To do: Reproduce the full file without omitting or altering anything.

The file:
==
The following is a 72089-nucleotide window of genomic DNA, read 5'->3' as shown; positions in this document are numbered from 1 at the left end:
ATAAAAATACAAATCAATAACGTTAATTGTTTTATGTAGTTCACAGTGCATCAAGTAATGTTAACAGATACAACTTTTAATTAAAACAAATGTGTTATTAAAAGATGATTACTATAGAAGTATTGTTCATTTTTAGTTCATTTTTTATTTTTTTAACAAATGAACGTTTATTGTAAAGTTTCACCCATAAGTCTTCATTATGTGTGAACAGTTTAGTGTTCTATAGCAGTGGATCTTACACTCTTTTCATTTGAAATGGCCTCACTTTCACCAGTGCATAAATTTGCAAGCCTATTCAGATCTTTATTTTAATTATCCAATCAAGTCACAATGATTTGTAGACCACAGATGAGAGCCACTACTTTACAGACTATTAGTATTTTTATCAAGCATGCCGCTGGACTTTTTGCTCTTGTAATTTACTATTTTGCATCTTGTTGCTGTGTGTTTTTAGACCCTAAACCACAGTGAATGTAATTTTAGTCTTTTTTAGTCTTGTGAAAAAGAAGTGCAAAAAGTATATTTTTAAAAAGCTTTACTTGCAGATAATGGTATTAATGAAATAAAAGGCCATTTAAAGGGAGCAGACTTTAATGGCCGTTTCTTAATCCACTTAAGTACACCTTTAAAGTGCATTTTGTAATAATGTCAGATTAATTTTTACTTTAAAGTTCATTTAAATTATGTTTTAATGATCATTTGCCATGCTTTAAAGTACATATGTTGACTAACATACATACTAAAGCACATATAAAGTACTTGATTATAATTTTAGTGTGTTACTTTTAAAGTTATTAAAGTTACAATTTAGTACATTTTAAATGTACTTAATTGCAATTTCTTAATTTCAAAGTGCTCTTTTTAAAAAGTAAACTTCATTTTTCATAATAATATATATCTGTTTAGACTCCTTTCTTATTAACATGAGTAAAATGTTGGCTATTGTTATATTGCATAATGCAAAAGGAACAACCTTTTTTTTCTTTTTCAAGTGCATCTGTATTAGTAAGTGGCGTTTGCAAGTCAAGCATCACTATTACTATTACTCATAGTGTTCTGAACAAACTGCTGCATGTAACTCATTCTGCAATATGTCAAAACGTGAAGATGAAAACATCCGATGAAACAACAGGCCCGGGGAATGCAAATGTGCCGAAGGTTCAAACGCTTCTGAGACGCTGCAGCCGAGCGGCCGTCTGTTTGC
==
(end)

The following is a 72089-nucleotide window of genomic DNA, read 5'->3' as shown; positions in this document are numbered from 1 at the left end:
ATAAAAATACAAATCAATAACGTTAATTGTTTTATGTAGTTCACAGTGCATCAAGTAATGTTAACAGATACAACTTTTAATTAAAACAAATGTGTTATTAAAAGATGATTACTATAGAAGTATTGTTCATTTTTAGTTCATTTTTTATTTTTTTAACAAATGAACGTTTATTGTAAAGTTTCACCCATAAGTCTTCATTATGTGTGAACAGTTTAGTGTTCTATAGCAGTGGATCTTACACTCTTTTCATTTGAAATGGCCTCACTTTCACCAGTGCATAAATTTGCAAGCCTATTCAGATCTTTATTTTAATTATCCAATCAAGTCACAATGATTTGTAGACCACAGATGAGAGCCACTACTTTACAGACTATTAGTATTTTTATCAAGCATGCCGCTGGACTTTTTGCTCTTGTAATTTACTATTTTGCATCTTGTTGCTGTGTGTTTTTAGACCCTAAACCACAGTGAATGTAATTTTAGTCTTTTTTAGTCTTGTGAAAAAGAAGTGCAAAAAGTATATTTTTAAAAAGCTTTACTTGCAGATAATGGTATTAATGAAATAAAAGGCCATTTAAAGGGAGCAGACTTTAATGGCCGTTTCTTAATCCACTTAAGTACACCTTTAAAGTGCATTTTGTAATAATGTCAGATTAATTTTTACTTTAAAGTTCATTTAAATTATGTTTTAATGATCATTTGCCATGCTTTAAAGTACATATGTTGACTAACATACATACTAAAGCACATATAAAGTACTTGATTATAATTTTAGTGTGTTACTTTTAAAGTTATTAAAGTTACAATTTAGTACATTTTAAATGTACTTAATTGCAATTTCTTAATTTCAAAGTGCTCTTTTTAAAAAGTAAACTTCATTTTTCATAATAATATATATCTGTTTAGACTCCTTTCTTATTAACATGAGTAAAATGTTGGCTATTGTTATATTGCATAATGCAAAAGGAACAACCTTTTTTTTCTTTTTCAAGTGCATCTGTATTAGTAAGTGGCGTTTGCAAGTCAAGCATCACTATTACTATTACTCATAGTGTTCTGAACAAACTGCTGCATGTAACTCATTCTGCAATATGTCAAAACGTGAAGATGAAAACATCCGATGAAACAACAGGCCCGGGGAATGCAAATGTGCCGAAGGTTCAAACGCTTCTGAGACGCTGCAGCCGAGCGGCCGTCTGTTTGC